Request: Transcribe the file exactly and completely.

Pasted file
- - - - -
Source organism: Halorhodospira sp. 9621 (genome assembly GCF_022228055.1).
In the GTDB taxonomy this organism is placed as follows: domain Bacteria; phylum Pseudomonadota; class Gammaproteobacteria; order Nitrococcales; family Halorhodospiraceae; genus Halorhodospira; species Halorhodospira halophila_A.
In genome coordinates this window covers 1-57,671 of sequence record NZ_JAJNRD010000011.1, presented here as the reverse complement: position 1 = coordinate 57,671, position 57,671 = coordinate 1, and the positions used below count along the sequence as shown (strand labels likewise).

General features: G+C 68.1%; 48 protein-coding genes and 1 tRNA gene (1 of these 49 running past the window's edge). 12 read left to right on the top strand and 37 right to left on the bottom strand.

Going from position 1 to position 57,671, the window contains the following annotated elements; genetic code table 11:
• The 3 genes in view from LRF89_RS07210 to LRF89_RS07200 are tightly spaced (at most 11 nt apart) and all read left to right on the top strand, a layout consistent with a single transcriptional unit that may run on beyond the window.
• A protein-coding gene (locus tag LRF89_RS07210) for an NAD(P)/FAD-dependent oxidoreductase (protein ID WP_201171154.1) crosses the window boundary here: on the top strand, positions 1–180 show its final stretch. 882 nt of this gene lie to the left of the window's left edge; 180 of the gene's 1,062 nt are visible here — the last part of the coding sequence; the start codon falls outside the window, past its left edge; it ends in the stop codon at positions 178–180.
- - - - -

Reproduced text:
Source organism: Halorhodospira sp. 9621 (genome assembly GCF_022228055.1).
In the GTDB taxonomy this organism is placed as follows: domain Bacteria; phylum Pseudomonadota; class Gammaproteobacteria; order Nitrococcales; family Halorhodospiraceae; genus Halorhodospira; species Halorhodospira halophila_A.
In genome coordinates this window covers 1-57,671 of sequence record NZ_JAJNRD010000011.1, presented here as the reverse complement: position 1 = coordinate 57,671, position 57,671 = coordinate 1, and the positions used below count along the sequence as shown (strand labels likewise).

General features: G+C 68.1%; 48 protein-coding genes and 1 tRNA gene (1 of these 49 running past the window's edge). 12 read left to right on the top strand and 37 right to left on the bottom strand.

Going from position 1 to position 57,671, the window contains the following annotated elements; genetic code table 11:
• The 3 genes in view from LRF89_RS07210 to LRF89_RS07200 are tightly spaced (at most 11 nt apart) and all read left to right on the top strand, a layout consistent with a single transcriptional unit that may run on beyond the window.
• A protein-coding gene (locus tag LRF89_RS07210) for an NAD(P)/FAD-dependent oxidoreductase (protein ID WP_201171154.1) crosses the window boundary here: on the top strand, positions 1–180 show its final stretch. 882 nt of this gene lie to the left of the window's left edge; 180 of the gene's 1,062 nt are visible here — the last part of the coding sequence; the start codon falls outside the window, past its left edge; it ends in the stop codon at positions 178–180.